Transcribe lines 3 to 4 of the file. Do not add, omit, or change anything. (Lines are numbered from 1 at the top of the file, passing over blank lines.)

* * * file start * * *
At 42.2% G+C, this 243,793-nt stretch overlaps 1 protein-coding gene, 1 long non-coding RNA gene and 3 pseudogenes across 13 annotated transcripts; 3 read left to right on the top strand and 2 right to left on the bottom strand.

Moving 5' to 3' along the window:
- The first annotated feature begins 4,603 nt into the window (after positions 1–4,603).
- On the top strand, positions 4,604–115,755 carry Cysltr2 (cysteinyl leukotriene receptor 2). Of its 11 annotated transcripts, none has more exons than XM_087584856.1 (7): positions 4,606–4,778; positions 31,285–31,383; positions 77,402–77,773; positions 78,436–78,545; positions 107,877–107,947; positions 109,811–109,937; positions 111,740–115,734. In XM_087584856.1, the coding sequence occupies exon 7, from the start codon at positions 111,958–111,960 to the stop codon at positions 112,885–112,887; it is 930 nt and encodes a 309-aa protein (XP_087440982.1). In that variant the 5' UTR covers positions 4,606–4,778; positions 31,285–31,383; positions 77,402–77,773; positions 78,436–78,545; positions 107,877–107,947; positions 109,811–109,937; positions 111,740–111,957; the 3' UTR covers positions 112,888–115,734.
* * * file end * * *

- The first annotated feature begins 4,603 nt into the window (after positions 1–4,603).
- On the top strand, positions 4,604–115,755 carry Cysltr2 (cysteinyl leukotriene receptor 2). Of its 11 annotated transcripts, none has more exons than XM_087584856.1 (7): positions 4,606–4,778; positions 31,285–31,383; positions 77,402–77,773; positions 78,436–78,545; positions 107,877–107,947; positions 109,811–109,937; positions 111,740–115,734. In XM_087584856.1, the coding sequence occupies exon 7, from the start codon at positions 111,958–111,960 to the stop codon at positions 112,885–112,887; it is 930 nt and encodes a 309-aa protein (XP_087440982.1). In that variant the 5' UTR covers positions 4,606–4,778; positions 31,285–31,383; positions 77,402–77,773; positions 78,436–78,545; positions 107,877–107,947; positions 109,811–109,937; positions 111,740–111,957; the 3' UTR covers positions 112,888–115,734.